Koninklijke Shell Exploratie en Produktie Laboratorium, Volmerlaan 6, Rijswijk ZH, The Netherlands.
The petrology and diagenesis of Middle Jurassic clastic sediments, Ravenscar Group, Yorkshire
Article first published online: 14 JUN 2006
Volume 32, Issue 6, pages 833–853, December 1985
How to Cite
KANTOROWICZ, J. D. (1985), The petrology and diagenesis of Middle Jurassic clastic sediments, Ravenscar Group, Yorkshire. Sedimentology, 32: 833–853. doi: 10.1111/j.1365-3091.1985.tb00736.x
- Issue published online: 14 JUN 2006
- Article first published online: 14 JUN 2006
- (Manuscript received 12 February 1985; revision received 23 April 1985)
The petrology of non-marine clastic sediments from the Middle Jurassic Ravenscar Group was investigated to identify and to assess the significance of possible controls on diagenesis. Diagenetic modifications took place in three broad regimes: within the depositional groundwater (eogenesis), during burial (mesogenesis), and during uplift and erosion (telogenesis).
Eogenesis involved the initial interaction of the original sedimentary assemblage with its depositional pore waters. Eogenetic processes were influenced strongly by bacterial degradation of organic matter present in the finer grained sediments. This bacterial activity caused a lowering of pore water pH, and subsequently reduced Eh. Feldspar dissolution and alteration of muscovite to kaolinite occurred. Quartz overgrowths and vermiform kaolinite precipitated in sands with oxygenated and mildly acidic pore waters, whereas chlorite and quartz overgrowths formed in sands with anoxic and neutral pore waters. This caused complete reduction of porosity in both finer-grained and texturally less-mature floodplain-facies sandstones. Channel-facies sandstones were cemented only with a thin veneer of quartz overgrowths, creating a rigid but still porous quartzose framework. Bacterial ferric-iron reduction throughout the water table subsequently established more ubiquitous conditions, raised pH, and caused rhombic siderite cementation within the remaining porosity.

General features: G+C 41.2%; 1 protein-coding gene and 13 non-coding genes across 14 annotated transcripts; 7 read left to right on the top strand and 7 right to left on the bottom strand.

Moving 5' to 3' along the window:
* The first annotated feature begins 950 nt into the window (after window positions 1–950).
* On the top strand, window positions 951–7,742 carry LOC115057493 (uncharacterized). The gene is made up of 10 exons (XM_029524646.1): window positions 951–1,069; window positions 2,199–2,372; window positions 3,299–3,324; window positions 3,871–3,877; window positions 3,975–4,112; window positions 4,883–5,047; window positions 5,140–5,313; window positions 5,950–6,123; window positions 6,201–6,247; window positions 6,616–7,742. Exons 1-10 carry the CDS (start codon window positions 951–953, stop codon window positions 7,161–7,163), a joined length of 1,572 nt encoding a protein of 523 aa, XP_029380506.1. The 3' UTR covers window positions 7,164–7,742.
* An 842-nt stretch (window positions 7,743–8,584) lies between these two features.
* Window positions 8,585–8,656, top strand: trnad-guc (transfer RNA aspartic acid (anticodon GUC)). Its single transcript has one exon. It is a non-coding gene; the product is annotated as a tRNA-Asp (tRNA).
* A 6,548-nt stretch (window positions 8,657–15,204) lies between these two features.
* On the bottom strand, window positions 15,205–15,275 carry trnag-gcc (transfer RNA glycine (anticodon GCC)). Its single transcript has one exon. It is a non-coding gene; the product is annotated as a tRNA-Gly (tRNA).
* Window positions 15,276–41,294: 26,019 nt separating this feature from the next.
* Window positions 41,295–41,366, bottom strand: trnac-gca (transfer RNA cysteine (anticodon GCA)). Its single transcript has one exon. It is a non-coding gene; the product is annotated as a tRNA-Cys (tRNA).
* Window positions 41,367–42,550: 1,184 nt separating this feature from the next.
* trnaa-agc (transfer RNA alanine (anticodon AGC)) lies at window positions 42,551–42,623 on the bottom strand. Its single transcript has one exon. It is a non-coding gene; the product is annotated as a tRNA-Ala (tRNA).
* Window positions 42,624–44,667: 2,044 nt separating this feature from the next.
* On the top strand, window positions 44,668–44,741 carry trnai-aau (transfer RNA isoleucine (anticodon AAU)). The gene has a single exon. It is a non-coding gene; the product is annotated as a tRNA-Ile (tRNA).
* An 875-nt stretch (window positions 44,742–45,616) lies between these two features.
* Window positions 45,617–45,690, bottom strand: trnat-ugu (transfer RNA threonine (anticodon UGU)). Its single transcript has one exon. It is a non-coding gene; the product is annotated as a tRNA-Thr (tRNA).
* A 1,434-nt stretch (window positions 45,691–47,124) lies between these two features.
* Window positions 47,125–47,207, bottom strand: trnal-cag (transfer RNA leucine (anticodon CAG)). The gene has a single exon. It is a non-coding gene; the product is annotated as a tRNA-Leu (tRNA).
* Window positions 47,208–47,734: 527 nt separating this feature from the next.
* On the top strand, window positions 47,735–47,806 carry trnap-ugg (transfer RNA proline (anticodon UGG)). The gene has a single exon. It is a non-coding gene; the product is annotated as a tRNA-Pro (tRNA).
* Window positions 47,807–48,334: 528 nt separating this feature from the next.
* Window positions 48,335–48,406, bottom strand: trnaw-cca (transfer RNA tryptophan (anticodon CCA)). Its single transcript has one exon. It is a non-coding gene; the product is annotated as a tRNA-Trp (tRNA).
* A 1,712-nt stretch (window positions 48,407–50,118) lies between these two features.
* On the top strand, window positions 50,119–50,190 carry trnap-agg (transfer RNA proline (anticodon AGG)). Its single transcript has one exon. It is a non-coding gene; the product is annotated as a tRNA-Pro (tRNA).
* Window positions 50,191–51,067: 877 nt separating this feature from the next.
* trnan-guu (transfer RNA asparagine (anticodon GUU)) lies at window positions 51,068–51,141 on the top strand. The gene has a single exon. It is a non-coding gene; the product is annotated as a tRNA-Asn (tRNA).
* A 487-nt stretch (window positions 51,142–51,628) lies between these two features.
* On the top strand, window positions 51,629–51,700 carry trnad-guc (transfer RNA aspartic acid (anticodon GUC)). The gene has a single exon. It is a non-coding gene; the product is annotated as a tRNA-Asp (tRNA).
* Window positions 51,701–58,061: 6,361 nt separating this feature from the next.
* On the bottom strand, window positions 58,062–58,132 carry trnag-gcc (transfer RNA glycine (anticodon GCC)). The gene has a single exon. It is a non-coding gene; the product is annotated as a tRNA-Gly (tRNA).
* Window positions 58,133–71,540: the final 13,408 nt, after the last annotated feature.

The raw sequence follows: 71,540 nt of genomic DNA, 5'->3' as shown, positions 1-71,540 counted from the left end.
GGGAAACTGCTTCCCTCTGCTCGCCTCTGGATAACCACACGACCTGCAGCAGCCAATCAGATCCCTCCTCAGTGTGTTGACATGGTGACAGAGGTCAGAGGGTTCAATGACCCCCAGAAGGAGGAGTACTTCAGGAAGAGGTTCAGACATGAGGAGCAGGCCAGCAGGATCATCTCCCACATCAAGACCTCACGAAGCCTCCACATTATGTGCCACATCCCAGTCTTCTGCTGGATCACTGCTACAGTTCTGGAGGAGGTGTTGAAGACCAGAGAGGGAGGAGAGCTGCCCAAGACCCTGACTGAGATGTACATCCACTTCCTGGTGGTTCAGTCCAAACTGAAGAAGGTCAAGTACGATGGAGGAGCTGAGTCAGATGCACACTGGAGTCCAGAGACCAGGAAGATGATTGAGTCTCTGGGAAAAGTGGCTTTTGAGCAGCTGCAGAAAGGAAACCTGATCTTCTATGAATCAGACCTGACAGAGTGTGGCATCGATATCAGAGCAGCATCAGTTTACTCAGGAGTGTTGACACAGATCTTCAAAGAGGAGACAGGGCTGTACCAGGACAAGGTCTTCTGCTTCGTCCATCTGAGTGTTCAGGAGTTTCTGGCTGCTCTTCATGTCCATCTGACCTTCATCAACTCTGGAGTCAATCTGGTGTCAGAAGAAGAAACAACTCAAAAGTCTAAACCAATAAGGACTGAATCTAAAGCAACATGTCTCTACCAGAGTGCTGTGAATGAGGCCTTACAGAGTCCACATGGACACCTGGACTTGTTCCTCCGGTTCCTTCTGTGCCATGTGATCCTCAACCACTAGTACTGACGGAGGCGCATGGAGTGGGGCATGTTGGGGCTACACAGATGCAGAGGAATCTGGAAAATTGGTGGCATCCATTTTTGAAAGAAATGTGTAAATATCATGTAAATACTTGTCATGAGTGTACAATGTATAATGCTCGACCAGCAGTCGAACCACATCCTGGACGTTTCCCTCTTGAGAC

Mesogenetic modifications, of the mineralogy formed at the surface, occurred when pore water composition changed during burial. Bicarbonate saturated solutions migrated through the surviving porosity, precipitating replacive, poikilotopic ferroan calcite. Carbonate dissolution occurred subsequently. Carbonate dissolution was possibly caused by the same solutions which then precipitated dickite and further authigenic quartz.
Telogenetic modifications took place during uplift and exposure. Groundwater reactions and subaerial exposure probably caused further carbonate and feldspar dissolution, as well as alteration of chlorite to interstratified chlorite vermiculite.
It is concluded that the diagenesis of these non-marine clastic sediments reflects various factors, the complex interrelationship of which precludes the identification of any single factor as wholly controlling their diagenesis. Eogenetic modifications involved the interaction of the sediments and their pore waters. As a result of the metastability of the mineral assemblage established at this time, these modifications can still be recognized. despite the sediments' subsequent history.